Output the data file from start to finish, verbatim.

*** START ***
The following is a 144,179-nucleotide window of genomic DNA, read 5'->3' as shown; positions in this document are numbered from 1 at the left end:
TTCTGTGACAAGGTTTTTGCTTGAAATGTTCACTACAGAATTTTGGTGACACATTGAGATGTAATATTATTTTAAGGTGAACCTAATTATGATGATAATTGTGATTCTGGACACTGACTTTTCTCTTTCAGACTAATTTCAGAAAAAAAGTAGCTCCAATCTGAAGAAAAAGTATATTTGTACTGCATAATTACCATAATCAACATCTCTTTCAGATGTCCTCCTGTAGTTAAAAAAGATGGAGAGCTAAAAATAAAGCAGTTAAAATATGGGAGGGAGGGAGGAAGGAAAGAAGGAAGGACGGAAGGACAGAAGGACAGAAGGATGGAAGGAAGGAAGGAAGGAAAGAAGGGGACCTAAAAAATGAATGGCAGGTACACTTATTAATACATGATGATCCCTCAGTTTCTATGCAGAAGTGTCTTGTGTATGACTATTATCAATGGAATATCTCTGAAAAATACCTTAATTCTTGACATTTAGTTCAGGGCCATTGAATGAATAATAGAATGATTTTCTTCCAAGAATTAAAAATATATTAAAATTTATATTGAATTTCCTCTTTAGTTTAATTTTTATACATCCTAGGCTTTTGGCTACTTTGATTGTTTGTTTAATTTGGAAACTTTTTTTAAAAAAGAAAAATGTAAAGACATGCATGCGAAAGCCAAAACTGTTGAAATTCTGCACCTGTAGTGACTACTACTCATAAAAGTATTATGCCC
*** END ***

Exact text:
The following is a 144,179-nucleotide window of genomic DNA, read 5'->3' as shown; positions in this document are numbered from 1 at the left end:
TTCTGTGACAAGGTTTTTGCTTGAAATGTTCACTACAGAATTTTGGTGACACATTGAGATGTAATATTATTTTAAGGTGAACCTAATTATGATGATAATTGTGATTCTGGACACTGACTTTTCTCTTTCAGACTAATTTCAGAAAAAAAGTAGCTCCAATCTGAAGAAAAAGTATATTTGTACTGCATAATTACCATAATCAACATCTCTTTCAGATGTCCTCCTGTAGTTAAAAAAGATGGAGAGCTAAAAATAAAGCAGTTAAAATATGGGAGGGAGGGAGGAAGGAAAGAAGGAAGGACGGAAGGACAGAAGGACAGAAGGATGGAAGGAAGGAAGGAAGGAAAGAAGGGGACCTAAAAAATGAATGGCAGGTACACTTATTAATACATGATGATCCCTCAGTTTCTATGCAGAAGTGTCTTGTGTATGACTATTATCAATGGAATATCTCTGAAAAATACCTTAATTCTTGACATTTAGTTCAGGGCCATTGAATGAATAATAGAATGATTTTCTTCCAAGAATTAAAAATATATTAAAATTTATATTGAATTTCCTCTTTAGTTTAATTTTTATACATCCTAGGCTTTTGGCTACTTTGATTGTTTGTTTAATTTGGAAACTTTTTTTAAAAAAGAAAAATGTAAAGACATGCATGCGAAAGCCAAAACTGTTGAAATTCTGCACCTGTAGTGACTACTACTCATAAAAGTATTATGCCC